This topic contains 17 replies, has 1 voice, and was last updated by  Remmie 3 years, 7 months ago.

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  • #27537
     Larry Gibson 
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    Well I have posted numerous groups shot out of Dawn (30×60 XCB cartridge) with the NOE 30 XCB cast bullet at 2900 fps such as this one I shot today.

    Yes it is very nice but there are drawbacks to using that load in CBA matches which may be as few as 40 shots + sighters or as many as 80 shots + sighters. The first problem you have is recoil. Dawn weighs in just under 13 lbs and even at that weight a 164 gr bullet at generates enough recoil that over the long haul shooting from the bench it does get punishing. That means shooter fatigue sets in which reduces position consistency and begins to induce small flinches. With the amount of recoil it is imperative the shoulder tension be consistent If not flyers go high or low. Additionally after 35 – 40 shots fouling will reduce accuracy a bit, not a lot but enough to make you cry when shooting for group or score in a match. Being able to let the barrel cool and clean it may not be feasible in some matches. Better to have a load that can “go the distance” so to speak.

    Thus I went back through my initial test records looking for something else that may give as good accuracy but at a lower velocity. The testing with H4831SC looked very promising with 44.5 gr looking like a good load for further extensive 100 and 200 yard testing. So I loaded up 25 rounds to test; 5 sighters, 10 for group at 100 yards and 10 for group at 200 yards. I did not chronograph today but suspect the velocity to be 2300 – 2400 fps.

    After shooting the above group with the standard 2900 fps I let the barrel cool then ran a wet patch through the bore followed by a couple dry patches, shot 2 foulers which hit low left, moved the scope elevation up 2 moa and shot a .832″ ten shot group. This load was very comfortable to shoot so fatigue should not be that much of a problem in a high shot match. Overlaid on the CBA score target it would have scored 100 with possibly 4 Xs.

    Yesterday while loading those test rounds I scrunched a case mouth on the M-die, my fault I let myself get distracted. I salvaged the case by fixing a punch in the vise, slipping the case mouth over it and tapping scrunch back out gently with a small ball peen hammer. Having recently re read the Houston Warehouse story where in they discussed neck preparation being essential to best accuracy. Thus I loaded it with the same load as the test cartridges planning on, if the test load shot a decent 100 yard group, shooting that defective cartridge to see if accuracy was affected. Can you guess which bullet hole is the defective cartridge’s? A very good lesson learned there; if you have a rifle and load that can tell the differences then such nuances definitely need to be paid attention to. Here’s the “scrunch” inside and outside on that case.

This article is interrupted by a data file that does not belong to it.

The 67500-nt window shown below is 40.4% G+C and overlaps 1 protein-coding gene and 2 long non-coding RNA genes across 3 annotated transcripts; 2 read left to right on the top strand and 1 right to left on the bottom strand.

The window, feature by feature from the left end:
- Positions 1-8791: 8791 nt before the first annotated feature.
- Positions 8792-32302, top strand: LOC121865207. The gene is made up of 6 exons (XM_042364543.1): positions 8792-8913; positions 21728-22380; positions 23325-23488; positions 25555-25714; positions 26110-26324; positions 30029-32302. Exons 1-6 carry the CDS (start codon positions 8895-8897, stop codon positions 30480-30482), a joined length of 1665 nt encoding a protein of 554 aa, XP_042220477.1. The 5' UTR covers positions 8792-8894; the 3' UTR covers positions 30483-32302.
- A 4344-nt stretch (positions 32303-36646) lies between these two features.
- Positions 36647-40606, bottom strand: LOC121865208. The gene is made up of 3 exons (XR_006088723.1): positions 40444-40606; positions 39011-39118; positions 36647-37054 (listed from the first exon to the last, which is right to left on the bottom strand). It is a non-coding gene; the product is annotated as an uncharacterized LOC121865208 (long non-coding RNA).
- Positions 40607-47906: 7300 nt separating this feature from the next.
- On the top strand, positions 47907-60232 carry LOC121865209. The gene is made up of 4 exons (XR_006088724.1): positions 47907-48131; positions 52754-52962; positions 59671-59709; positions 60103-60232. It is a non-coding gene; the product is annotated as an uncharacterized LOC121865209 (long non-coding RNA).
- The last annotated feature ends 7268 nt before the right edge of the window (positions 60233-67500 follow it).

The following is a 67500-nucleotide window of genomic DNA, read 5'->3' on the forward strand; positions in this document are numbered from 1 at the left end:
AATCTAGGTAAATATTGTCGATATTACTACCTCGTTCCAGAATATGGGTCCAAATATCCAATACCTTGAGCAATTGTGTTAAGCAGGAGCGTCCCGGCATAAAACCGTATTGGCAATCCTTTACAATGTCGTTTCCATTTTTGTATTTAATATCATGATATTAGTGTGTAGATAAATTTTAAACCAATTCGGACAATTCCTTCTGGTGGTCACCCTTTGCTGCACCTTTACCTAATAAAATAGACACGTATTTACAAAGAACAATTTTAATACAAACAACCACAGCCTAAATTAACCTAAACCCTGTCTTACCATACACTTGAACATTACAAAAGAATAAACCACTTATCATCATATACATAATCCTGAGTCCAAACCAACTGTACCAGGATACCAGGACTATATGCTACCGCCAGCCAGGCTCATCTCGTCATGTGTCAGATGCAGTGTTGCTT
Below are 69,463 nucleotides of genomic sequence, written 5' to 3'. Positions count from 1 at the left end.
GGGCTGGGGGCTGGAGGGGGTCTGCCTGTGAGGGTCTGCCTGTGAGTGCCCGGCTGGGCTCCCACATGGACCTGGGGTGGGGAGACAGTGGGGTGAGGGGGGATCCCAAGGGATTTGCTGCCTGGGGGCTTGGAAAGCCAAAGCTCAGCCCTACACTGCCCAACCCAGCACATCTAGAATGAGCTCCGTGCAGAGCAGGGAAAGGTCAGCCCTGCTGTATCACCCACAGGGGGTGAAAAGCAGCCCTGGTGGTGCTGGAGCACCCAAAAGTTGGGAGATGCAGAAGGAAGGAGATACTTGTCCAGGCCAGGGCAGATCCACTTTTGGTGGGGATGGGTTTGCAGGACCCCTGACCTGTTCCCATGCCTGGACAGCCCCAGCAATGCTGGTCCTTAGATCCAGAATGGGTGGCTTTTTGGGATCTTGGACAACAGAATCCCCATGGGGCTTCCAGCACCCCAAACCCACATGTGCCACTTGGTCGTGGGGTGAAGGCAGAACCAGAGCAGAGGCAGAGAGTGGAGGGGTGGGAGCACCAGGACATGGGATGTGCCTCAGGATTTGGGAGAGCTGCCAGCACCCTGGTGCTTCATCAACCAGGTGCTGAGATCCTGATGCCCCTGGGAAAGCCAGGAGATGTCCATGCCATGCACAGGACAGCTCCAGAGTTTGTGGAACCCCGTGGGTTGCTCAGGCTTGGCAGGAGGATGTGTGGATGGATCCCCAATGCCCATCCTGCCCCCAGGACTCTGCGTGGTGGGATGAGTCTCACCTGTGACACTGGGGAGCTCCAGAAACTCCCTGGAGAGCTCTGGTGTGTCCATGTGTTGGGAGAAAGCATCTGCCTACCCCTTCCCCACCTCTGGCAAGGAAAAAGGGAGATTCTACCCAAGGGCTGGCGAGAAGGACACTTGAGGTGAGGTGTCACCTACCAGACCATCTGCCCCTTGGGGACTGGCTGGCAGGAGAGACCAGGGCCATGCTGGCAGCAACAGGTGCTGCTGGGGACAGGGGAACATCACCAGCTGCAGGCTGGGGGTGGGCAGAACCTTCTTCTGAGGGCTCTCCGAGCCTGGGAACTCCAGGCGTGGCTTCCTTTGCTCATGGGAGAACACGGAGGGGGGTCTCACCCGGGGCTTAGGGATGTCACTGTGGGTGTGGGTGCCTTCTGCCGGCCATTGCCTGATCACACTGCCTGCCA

• #27538
     Larry Gibson 
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    The wind had been running a very mild 0 – 3 mph coming out of 6 o’clock. However, as soon as I put a target up at 200 yards it increased to 3 – 6 mph and was constantly switching back and for the fro 4 to 8 o’clock. It caught me good on one shot. The 9 “good” shots went into 1.837″ at the 200 yards. Comparing the 100 yard .832 group and the 9 shot 1.837 we see very close to excellent linear group expansion. The shot to the right increased it to 3.162″ Overlaid on the CBA target it still would have scored 96 with 3 Xs.

    Next I’m loading up 60 of the same load for a thorough test at 100 and 200 yards shooting three 10 shot groups at 100 yards and three 10 shot groups at 200 yards. If all goes well I’ll be shooting Dawn with this load in the next CBA match at the Been Avery Range in Phoenix on 29 May.

    Larry Gibson

  • #27539
     oldblinddog 
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    Those are fine groups! And a fine rifle! I see winning in your future.

  • #27542
     Sgt. Mike 
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    Which weight class Larry for DAWN you placing her in

  • #27543
     Larry Gibson 
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    Dawn fall’s into “Heavy Rifle ” class.

  • #27545
     Goodsteel 
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    Very interesting about that slightly damaged case neck and the flier Larry. I suspect that our cast bullet loads are much more sensitive to such things than jacketed loads are (amongst other things).
    Some of my rifles put a ding that bad in the necks just by briskly ejecting the brass from the rifle. So the act of ejecting the brass could potentially double the size of the groups. anybody who thinks brass prep and quality is a marginal issue should take a good long look at the implications of what you just demonstrated.
    Bravo sir!

  • #27652
     Kevin S 
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    If a case is damaged like the one you had Larry. After several firings would a case return to a condition equal to the other brass cases?